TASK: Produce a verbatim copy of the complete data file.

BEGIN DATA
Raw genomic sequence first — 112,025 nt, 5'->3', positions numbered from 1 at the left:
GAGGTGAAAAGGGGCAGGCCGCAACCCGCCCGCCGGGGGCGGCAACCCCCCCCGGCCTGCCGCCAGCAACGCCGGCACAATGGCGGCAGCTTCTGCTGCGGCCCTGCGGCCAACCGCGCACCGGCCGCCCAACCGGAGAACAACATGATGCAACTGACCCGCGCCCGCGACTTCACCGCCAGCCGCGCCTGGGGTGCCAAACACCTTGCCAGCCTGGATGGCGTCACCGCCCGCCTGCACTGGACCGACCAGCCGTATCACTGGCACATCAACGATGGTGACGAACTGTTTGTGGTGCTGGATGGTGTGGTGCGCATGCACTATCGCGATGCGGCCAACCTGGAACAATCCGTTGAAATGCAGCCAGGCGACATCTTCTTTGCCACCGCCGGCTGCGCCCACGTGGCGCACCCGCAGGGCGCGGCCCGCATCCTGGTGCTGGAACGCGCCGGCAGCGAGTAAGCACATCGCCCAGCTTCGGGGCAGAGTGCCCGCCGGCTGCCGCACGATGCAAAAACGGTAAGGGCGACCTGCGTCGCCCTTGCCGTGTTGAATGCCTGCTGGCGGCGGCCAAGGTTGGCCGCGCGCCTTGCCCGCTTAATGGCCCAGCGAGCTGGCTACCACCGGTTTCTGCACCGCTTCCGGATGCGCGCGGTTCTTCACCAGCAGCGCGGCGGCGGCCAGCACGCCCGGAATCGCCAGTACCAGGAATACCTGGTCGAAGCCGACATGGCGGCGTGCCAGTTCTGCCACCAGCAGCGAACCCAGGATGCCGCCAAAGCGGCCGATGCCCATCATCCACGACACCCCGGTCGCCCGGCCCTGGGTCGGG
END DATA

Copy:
Raw genomic sequence first — 112,025 nt, 5'->3', positions numbered from 1 at the left:
GAGGTGAAAAGGGGCAGGCCGCAACCCGCCCGCCGGGGGCGGCAACCCCCCCCGGCCTGCCGCCAGCAACGCCGGCACAATGGCGGCAGCTTCTGCTGCGGCCCTGCGGCCAACCGCGCACCGGCCGCCCAACCGGAGAACAACATGATGCAACTGACCCGCGCCCGCGACTTCACCGCCAGCCGCGCCTGGGGTGCCAAACACCTTGCCAGCCTGGATGGCGTCACCGCCCGCCTGCACTGGACCGACCAGCCGTATCACTGGCACATCAACGATGGTGACGAACTGTTTGTGGTGCTGGATGGTGTGGTGCGCATGCACTATCGCGATGCGGCCAACCTGGAACAATCCGTTGAAATGCAGCCAGGCGACATCTTCTTTGCCACCGCCGGCTGCGCCCACGTGGCGCACCCGCAGGGCGCGGCCCGCATCCTGGTGCTGGAACGCGCCGGCAGCGAGTAAGCACATCGCCCAGCTTCGGGGCAGAGTGCCCGCCGGCTGCCGCACGATGCAAAAACGGTAAGGGCGACCTGCGTCGCCCTTGCCGTGTTGAATGCCTGCTGGCGGCGGCCAAGGTTGGCCGCGCGCCTTGCCCGCTTAATGGCCCAGCGAGCTGGCTACCACCGGTTTCTGCACCGCTTCCGGATGCGCGCGGTTCTTCACCAGCAGCGCGGCGGCGGCCAGCACGCCCGGAATCGCCAGTACCAGGAATACCTGGTCGAAGCCGACATGGCGGCGTGCCAGTTCTGCCACCAGCAGCGAACCCAGGATGCCGCCAAAGCGGCCGATGCCCATCATCCACGACACCCCGGTCGCCCGGCCCTGGGTCGGG